In The Crucible, what does Proctor mean by saying that Hale is a broken minister?
In Act Two, Reverend Hale visits Proctor's home in search for evidence of witchcraft. During his visit, Proctor tells Hale that Abigail Williams told him that the children's illness has nothing to do with witchcraft. Hale's initial suspicions seem quelled until Cheever arrives with a warrant for Elizabeth who has been accused by Abigail. After Cheever finds a poppet that supposedly suggests Elizabeth attempted to murder Abigail, Mary Warren admits that she made the poppet and stuck the needle in its stomach. Hale then questions Mary by asking if someone is conjuring her to admit that she placed the needle in the poppet. However, Mary assures Hale that she is acting on her own accord. Proctor finds Mary's confession to be obvious proof that Elizabeth is not a witch and tells Hale to leave his home. Elizabeth then learns that she has been accused by Abigail and says that Abigail should be "ripped out of the world!". Cheever is quick to take notice and Proctor suddenly rips the warrant out of his hand. Proctor is furious and curses the Deputy Governor. He then calls Reverend Hale a "broken minister" and tells him to get out of his home.
Proctor refers to Hale as a "broken minister" because he believes that Hale is an unreasonable coward who does not represent God's authority. Instead of following his conscience, Reverend Hale succumbs to the hysteria and chooses to support the corrupt court. Proctor realizes that Hale is not being just and calls him Pontius Pilate as Elizabeth is taken away.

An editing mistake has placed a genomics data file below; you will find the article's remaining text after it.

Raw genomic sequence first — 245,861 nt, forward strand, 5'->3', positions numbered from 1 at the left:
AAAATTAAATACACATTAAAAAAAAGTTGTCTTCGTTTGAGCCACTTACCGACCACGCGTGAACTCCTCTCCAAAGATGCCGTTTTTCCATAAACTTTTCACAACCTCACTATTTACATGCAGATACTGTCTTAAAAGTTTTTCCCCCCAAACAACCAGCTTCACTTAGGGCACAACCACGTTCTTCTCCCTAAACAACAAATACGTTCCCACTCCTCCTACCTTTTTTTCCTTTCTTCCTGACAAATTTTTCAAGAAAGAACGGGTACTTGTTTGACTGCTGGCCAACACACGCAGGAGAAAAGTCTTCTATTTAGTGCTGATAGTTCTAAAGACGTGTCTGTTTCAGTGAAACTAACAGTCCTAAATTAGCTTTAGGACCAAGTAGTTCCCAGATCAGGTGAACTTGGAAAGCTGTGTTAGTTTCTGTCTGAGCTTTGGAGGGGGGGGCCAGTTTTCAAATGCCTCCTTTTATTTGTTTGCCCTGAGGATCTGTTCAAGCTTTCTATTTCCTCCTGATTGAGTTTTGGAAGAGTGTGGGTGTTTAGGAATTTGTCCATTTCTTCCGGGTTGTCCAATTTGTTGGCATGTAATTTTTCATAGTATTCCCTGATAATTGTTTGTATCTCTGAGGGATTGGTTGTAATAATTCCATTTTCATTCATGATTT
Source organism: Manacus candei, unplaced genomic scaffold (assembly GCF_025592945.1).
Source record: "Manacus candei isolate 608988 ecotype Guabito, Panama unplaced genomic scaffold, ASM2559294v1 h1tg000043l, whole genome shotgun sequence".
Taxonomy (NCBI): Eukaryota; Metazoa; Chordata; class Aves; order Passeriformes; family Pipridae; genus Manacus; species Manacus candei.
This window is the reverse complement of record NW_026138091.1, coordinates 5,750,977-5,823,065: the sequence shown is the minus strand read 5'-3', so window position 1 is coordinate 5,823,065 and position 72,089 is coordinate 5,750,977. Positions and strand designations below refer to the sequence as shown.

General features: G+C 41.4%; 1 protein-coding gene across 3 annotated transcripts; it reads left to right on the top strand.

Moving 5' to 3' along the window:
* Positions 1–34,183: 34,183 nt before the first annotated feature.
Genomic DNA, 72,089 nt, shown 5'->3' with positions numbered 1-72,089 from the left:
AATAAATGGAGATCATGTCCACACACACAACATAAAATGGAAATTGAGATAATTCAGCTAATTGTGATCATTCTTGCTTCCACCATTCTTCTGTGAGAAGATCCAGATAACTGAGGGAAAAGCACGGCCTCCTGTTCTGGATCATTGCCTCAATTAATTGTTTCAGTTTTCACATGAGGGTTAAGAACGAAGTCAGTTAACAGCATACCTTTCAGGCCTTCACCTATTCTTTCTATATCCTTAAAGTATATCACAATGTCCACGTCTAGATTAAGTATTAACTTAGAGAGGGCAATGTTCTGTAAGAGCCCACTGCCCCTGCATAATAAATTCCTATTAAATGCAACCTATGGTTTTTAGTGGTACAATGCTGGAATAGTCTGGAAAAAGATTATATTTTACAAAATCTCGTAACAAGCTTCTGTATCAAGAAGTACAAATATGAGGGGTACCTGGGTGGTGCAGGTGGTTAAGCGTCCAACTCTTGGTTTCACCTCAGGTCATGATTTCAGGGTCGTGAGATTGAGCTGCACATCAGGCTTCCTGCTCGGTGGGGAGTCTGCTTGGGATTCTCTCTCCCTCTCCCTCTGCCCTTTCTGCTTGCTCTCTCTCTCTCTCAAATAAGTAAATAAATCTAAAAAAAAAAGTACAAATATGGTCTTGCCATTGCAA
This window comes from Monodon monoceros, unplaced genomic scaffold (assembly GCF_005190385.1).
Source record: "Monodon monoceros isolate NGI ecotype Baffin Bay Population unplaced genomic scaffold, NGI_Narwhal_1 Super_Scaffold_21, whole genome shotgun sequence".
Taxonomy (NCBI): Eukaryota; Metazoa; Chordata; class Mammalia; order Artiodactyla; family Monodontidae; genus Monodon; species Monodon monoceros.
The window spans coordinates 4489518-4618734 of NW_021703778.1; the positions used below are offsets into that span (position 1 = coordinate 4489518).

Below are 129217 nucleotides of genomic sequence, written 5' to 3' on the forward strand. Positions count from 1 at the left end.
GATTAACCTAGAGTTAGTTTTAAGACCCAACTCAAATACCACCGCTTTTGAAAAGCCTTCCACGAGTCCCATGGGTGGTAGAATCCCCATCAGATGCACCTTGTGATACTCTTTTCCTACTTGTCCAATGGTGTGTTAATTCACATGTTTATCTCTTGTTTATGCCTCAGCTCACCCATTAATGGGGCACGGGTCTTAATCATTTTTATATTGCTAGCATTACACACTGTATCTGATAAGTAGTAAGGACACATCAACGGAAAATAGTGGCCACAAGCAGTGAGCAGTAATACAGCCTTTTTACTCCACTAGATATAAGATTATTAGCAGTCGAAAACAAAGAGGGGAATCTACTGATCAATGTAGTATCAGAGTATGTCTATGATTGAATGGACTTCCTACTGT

In the context of the play, the religious leaders are attributed with power only in conjuction with moral authority. Hale is called a "broken minister" because he loses his moral authority in the eyes of John Proctor when he acts against his conscience.
Parris and Hale are each characterized as being devoid moral power by John Proctor, the figure who is essentially the moral authority of the play.
For Proctor, Hale loses his moral authority when he is shown evidence that clearly leads him to doubt in the truth of the claims of witchcraft made against both Elizabeth Proctor and Rebecca Nurse. At this point, despite his doubts and knowing what will happen to the women once they are accused and arrested Hale chooses to continue aligning himself with the court and the trials.
A man who will not listen to his own sense of reason and justice has no moral authority, for Proctor, and so can have no real, religious power.